- Jesus spoke many things to the people, but He did not talk to them without using parables to fulfill prophecy.
- Once He was separated from the crowd, Jesus’ disciples asked Him the meaning behind the parable of the weeds.
- Jesus explains that the person who sowed the good seed is the Son of Man, the field is the world, and the good seed is those who are of God’s kingdom.
- The weeds are those who follow the evil one, and the evil one who sowed them is the devil.
- The harvest is the end of the age and the harvesters are angels.
- At the end of the age, the Son of Man will send out the angels to weed out everything from the Kingdom that causes sin and everyone who does evil. These things will be throw into the furnace where there will be sorrow and bitterness (weeping and gnashing of teeth). But the righteous will shine like the sun in the Kingdom of God.
- Jesus then tells a fifth parable about the kingdom of heaven being like a treasure hidden in a field. A man finds this treasure, but since it is not his property he cannot just take it. With much joy, he hurries to sell everything he has so that he can afford to buy the field and receive the treasure.
- Jesus’ sixth parable is about the kingdom of heaven being like a merchant looking for fine pearls. He finds the pearl of a lifetime and sells everything he has to be able to buy it.
- Jesus’ seventh (and final parable in this chapter) is about the kingdom of heaven being like a net. This net is let down in the lake and is pulled up full with all kinds of fish. Once it is sorted through, the good fish are kept in baskets and the bad fish are thrown away.
- Jesus explains that this will be how it is at the end of the age. The angels will separate the wicked from the righteous, and they will be thrown into the fiery furnace where there will be weeping and gnashing of teeth.
- Jesus asks the disciples if they have understood these things, and they say they have.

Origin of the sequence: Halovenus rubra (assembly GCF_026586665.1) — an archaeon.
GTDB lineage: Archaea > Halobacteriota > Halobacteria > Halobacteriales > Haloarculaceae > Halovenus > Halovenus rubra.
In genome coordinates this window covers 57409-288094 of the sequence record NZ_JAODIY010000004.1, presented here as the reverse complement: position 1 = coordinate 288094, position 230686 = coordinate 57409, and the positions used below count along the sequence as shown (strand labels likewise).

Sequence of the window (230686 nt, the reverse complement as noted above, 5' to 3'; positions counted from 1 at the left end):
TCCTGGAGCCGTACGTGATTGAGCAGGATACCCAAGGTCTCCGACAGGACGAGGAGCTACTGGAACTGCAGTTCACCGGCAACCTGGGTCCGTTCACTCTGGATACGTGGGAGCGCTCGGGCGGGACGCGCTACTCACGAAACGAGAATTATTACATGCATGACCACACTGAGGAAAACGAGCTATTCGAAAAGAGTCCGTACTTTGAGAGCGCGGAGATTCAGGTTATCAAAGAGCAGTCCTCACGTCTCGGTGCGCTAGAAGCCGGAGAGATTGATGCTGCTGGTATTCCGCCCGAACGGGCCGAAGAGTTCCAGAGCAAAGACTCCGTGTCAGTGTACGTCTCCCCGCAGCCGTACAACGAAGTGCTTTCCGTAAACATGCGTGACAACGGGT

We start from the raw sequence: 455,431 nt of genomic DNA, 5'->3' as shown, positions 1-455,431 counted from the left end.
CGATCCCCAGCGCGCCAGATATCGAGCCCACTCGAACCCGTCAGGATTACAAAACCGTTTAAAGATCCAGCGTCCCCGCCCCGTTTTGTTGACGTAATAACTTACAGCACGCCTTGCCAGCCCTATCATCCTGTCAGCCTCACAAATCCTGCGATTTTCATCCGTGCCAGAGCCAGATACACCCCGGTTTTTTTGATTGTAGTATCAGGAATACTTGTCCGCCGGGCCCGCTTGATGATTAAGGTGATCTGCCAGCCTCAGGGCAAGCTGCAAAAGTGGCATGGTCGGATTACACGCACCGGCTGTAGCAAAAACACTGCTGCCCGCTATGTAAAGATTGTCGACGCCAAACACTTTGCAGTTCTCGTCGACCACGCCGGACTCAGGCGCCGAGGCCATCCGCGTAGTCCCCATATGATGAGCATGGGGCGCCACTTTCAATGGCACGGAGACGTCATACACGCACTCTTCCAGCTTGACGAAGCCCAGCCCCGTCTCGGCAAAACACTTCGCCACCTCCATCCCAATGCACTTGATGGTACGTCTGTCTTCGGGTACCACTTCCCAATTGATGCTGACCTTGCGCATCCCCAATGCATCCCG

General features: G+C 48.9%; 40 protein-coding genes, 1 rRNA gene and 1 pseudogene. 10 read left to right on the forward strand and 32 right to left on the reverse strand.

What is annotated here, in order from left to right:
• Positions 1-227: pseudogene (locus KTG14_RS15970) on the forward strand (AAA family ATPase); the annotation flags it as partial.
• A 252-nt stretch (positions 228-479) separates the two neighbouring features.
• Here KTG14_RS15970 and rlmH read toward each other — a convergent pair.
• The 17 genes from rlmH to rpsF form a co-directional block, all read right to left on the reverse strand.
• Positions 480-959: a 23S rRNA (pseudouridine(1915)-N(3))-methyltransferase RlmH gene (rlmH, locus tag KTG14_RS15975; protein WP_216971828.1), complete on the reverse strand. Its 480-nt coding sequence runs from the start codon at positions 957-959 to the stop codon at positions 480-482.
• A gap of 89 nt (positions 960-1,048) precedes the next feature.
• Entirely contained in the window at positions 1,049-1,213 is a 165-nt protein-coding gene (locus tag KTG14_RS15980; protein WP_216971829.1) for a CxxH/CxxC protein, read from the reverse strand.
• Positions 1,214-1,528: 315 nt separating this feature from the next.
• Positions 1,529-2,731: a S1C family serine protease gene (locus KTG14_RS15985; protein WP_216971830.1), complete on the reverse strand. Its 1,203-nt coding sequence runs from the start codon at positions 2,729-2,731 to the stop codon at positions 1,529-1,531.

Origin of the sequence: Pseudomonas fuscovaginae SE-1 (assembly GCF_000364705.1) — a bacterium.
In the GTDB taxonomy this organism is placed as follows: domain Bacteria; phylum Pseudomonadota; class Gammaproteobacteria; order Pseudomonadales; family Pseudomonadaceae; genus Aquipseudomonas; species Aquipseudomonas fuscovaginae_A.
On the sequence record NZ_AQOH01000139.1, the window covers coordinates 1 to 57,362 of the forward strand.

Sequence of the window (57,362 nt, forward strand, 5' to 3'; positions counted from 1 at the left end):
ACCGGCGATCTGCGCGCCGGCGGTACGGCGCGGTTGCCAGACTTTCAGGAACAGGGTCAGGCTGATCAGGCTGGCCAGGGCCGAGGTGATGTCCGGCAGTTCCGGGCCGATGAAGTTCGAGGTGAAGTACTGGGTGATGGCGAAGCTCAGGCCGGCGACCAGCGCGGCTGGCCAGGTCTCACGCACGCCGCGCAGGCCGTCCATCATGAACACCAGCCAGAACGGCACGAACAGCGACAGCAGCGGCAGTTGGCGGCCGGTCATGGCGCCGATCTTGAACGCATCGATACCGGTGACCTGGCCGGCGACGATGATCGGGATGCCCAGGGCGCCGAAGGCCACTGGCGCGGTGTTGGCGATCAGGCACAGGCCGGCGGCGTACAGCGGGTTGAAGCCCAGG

- Jesus then explains that every teach of the law who has learned about the kingdom of heaven is like the owner of a house who brings out new treasures as well as old.
- After finishing this series of teaching, Jesus moves on and heads back to his hometown. He taught in the synagogue and performed a few miracles, which amazed the people.
- The people began to question where Jesus got this wisdom and ability to perform miracles, because He was one of them. They knew Him as the carpenter’s son, and Mary stilled lived among them along with Jesus’ brothers and sisters. Because of this, they were offended by him.
- Jesus then tells them that only in his own hometown and in his house is a prophet without honor. And because of their lack of faith Jesus did not perform many miracles there.
There is a lot to unpack in this chapter, but the soil jumps out to me today. I’m reminded that Jesus does not tell His disciples to try and change the soil, but merely explains what happens when the kingdom of heaven collides with the reality of the world. Three out of the four groups of people/seeds receive growth, but it is only one group that produces a crop. Am I investing into relationships/people that show growth, but aren’t willing to produce the crop? Am I praying that Jesus would till the soil in my own life to make me more productive?
Jesus, I know that left along to my own devices I cannot grow my own crop. I pray that you would work in and through me to produce something worthwhile for your kingdom. Lord, I want to be faithful to the task that you have given me and not hide behind growth that remains unfruitful. Amen.
Posted on Fri, September 4, 2015
by Brian Landers